New Zealand business confidence slipped from a seven-month high as sentiment waned in retailing, manufacturing, agriculture and construction.
A net 30 percent of firms were optimistic about the general economy in April, down from 35.8 percent in March, according to the ANZ Business Outlook. Sentiment improved in the services sector.
The survey shows business confidence remains sturdy, recording the third straight month of net optimism after six consecutive months of pessimism. The biggest decline in April came from export intentions, which dropped to 23 percent from 32 percent in March, likely driven by the high New Zealand dollar.
“Business confidence remains elevated, despite easing in April,” said Cameron Bagrie, ANZ Bank New Zealand chief economist. The latest survey is “consistent with an economy entrenched in a robust and steady economic expansion. We continue to pencil in 3 percent growth over 2015. That’s still centre-court performance.”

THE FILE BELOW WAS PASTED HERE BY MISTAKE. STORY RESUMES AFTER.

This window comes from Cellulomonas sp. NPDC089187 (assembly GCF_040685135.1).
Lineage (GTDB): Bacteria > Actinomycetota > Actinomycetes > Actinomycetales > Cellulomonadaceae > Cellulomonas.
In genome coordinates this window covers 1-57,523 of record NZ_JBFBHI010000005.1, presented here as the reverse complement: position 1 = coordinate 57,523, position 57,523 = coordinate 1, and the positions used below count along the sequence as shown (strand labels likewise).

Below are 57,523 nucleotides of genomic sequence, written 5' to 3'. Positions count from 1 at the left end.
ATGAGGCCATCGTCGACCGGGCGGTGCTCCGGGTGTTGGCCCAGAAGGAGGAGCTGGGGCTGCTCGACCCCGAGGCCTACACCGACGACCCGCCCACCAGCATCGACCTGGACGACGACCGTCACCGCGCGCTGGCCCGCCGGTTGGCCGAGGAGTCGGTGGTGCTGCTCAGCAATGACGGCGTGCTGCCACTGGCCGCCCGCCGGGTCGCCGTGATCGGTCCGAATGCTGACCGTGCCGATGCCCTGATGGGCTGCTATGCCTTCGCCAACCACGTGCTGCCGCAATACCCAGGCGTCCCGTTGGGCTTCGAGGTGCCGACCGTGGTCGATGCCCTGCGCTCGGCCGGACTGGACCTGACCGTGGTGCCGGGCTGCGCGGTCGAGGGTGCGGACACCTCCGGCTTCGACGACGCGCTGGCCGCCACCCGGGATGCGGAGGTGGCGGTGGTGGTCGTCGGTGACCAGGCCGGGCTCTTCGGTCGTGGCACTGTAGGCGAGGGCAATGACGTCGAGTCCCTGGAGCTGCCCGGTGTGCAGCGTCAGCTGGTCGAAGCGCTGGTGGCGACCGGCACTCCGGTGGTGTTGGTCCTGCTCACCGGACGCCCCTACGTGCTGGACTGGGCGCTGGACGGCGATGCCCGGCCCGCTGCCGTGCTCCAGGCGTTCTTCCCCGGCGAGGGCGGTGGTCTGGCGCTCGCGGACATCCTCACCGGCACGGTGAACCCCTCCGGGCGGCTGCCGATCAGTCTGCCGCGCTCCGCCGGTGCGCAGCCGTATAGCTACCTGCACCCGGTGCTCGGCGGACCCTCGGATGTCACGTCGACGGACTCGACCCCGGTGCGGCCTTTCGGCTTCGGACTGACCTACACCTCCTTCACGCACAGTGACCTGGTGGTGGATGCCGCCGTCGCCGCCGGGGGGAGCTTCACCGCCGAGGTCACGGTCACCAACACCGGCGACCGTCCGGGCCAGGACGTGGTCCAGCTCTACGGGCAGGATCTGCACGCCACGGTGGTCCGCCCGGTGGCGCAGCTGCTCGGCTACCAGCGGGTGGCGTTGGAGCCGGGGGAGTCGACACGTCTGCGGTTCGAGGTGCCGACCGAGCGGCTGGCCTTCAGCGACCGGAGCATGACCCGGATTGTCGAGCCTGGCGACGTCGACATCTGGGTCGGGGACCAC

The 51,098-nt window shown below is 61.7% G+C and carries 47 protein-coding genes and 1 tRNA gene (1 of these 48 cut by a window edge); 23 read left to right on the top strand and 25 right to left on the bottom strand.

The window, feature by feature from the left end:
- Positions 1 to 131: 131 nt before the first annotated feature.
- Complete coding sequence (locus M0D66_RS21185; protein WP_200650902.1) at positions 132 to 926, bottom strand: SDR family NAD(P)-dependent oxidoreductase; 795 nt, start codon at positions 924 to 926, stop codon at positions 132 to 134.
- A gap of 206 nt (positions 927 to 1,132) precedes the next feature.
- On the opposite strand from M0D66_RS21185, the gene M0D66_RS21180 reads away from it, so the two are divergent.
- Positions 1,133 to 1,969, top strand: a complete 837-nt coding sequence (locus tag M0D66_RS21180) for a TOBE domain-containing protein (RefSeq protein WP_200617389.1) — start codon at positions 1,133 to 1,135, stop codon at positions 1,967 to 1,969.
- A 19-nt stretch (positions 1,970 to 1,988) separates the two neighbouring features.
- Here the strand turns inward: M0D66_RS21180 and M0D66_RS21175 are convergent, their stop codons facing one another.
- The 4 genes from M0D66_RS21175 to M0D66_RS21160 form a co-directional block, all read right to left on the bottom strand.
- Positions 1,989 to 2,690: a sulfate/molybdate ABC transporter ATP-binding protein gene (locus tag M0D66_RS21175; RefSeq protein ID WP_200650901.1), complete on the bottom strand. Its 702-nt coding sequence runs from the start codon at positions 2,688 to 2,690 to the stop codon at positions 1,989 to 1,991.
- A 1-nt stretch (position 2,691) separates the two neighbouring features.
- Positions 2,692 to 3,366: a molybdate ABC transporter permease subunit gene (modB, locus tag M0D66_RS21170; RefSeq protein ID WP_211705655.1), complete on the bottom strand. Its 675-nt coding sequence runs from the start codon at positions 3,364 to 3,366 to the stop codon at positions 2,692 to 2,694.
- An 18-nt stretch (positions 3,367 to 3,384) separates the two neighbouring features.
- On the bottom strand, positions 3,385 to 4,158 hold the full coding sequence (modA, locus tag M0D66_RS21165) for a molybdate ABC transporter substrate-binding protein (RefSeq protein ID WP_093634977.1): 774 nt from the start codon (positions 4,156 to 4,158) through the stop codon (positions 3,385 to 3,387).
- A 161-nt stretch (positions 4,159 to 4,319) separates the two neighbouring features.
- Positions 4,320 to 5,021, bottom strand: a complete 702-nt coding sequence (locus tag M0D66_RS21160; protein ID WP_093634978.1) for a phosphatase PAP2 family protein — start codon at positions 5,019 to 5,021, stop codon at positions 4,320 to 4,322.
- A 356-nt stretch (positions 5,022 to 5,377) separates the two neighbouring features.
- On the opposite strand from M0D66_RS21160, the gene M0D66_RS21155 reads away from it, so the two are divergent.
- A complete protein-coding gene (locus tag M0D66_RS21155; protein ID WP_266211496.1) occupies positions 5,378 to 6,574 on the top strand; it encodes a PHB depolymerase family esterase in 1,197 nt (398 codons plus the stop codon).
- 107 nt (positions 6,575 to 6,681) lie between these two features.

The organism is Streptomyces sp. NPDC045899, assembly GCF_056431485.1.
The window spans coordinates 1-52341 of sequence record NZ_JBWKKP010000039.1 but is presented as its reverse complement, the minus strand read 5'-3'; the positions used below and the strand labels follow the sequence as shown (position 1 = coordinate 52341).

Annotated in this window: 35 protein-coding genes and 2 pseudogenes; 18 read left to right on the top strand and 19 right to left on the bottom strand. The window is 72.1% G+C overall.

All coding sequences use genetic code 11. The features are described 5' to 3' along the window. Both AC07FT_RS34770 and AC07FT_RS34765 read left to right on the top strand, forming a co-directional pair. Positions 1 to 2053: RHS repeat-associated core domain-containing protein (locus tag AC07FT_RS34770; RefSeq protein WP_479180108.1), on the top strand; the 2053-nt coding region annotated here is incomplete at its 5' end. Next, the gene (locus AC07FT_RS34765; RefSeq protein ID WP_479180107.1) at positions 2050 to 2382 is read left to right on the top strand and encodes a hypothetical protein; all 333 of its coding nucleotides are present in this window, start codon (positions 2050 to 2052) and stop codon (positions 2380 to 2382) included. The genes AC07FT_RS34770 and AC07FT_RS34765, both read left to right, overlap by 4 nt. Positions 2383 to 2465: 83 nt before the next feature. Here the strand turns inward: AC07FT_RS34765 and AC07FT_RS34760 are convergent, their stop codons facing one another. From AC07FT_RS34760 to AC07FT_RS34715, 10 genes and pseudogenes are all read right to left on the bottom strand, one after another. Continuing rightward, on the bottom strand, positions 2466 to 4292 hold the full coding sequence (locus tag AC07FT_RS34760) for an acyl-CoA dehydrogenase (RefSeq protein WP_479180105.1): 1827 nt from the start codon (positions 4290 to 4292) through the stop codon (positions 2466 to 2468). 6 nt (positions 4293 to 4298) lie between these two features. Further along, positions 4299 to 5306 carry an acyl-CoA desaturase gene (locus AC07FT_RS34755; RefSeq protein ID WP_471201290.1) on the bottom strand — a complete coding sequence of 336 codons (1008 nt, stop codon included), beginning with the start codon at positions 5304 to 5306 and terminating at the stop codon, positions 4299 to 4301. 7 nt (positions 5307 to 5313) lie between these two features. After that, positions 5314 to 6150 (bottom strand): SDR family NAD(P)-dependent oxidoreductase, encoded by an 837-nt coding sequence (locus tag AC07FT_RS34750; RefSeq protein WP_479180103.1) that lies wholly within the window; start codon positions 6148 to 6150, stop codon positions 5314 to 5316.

Firms’ own activity expectations slipped 1 point to what Bagrie called a “lofty” 41 percent, well above the historical average of 27 percent. Those planning to hire more rose to 22 percent from 21 percent, while profit expectations eased back to 26 percent from 30 percent.
Residential investment intentions slipped to 35 percent from 38 percent and commercial construction intentions rose to 45 percent from 43 percent.
Pricing intentions fell, with a net 23 percent expecting to raise prices, down from 28 percent in March. Inflation expectations were unchanged at 1.8 percent.
“If such signals are sustained, the official cash rate is likely to be headed lower,” Bagrie said.
The Reserve Bank is expected to keep the OCR unchanged at 3.5 percent tomorrow, while dropping reference to the possibility it could rise.